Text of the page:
Barrel

A barrel, cask, or tun is a hollow cylindrical container, traditionally made of wooden staves bound by wooden or metal hoops. Traditionally, the barrel was a standard size of measure referring to a set capacity or weight of a given commodity. For example, in the UK a barrel of beer refers to a quantity of 36 imperial gallons. Wine was shipped in barrels of 119 litres (31 US gal). A small barrel is called a keg.

Modern wooden barrels for wine-making are either made of French common (Quercus robur) and white oak (Quercus petraea) or from American white oak (Quercus alba) and have typically these standard sizes: "Bordeaux type" 225 litres (59 US gal) and "Cognac type" 300 litres (79 US gal). Modern barrels and casks can also be made of aluminum, stainless steel, and different types of plastic, such as HDPE.

Someone who makes barrels is called a "barrel maker" or cooper. Barrels are only one type of cooperage. Other types include, but are not limited to: buckets, tubs, butter churns, hogsheads, firkins, kegs, kilderkins, tierces, rundlets, puncheons, pipes, tuns, butts, pins, and breakers.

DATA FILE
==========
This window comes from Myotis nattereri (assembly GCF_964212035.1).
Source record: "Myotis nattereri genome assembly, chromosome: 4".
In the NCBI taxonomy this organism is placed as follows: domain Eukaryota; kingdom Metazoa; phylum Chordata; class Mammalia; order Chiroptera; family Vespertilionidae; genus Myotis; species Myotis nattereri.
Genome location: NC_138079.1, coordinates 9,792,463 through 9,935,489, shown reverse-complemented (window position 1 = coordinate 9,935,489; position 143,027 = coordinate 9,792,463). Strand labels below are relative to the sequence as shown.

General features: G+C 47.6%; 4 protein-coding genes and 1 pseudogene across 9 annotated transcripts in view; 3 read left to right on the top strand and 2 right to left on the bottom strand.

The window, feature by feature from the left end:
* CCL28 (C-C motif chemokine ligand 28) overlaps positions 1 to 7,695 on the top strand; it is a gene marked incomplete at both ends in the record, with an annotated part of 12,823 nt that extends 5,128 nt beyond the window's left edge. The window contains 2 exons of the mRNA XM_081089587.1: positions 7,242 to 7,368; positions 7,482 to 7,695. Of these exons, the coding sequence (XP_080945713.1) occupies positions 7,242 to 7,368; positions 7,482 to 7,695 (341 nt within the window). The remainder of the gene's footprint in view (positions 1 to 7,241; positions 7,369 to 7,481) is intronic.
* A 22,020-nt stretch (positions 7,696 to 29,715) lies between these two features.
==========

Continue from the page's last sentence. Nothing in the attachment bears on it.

Barrels have a variety of uses, including storage of liquids such as water and oil, fermenting wine, arrack and sake, and maturing beverages such as wine, cognac, armagnac, sherry, port, whiskey and beer.

Read more about BarrelHistory, Shape, Sizes

Famous quotes containing the word barrel:

    I am from time to time congratulating myself on my general want of success as a lecturer; apparent want of success, but is it not a real triumph? I do my work clean as I go along, and they will not be likely to want me anywhere again. So there is no danger of my repeating myself, and getting to a barrel of sermons, which you must upset, and begin again with.
    Henry David Thoreau (1817–1862)

    When I die I want to decompose in a barrel of porter and have it served in all the pubs in Dublin.
    —J.P. (James Patrick)

    The watchers in their leopard suits
    Waited till it was time,
    And aimed between the belt and boot
    And let the barrel climb.
    Louis Simpson (b. 1923)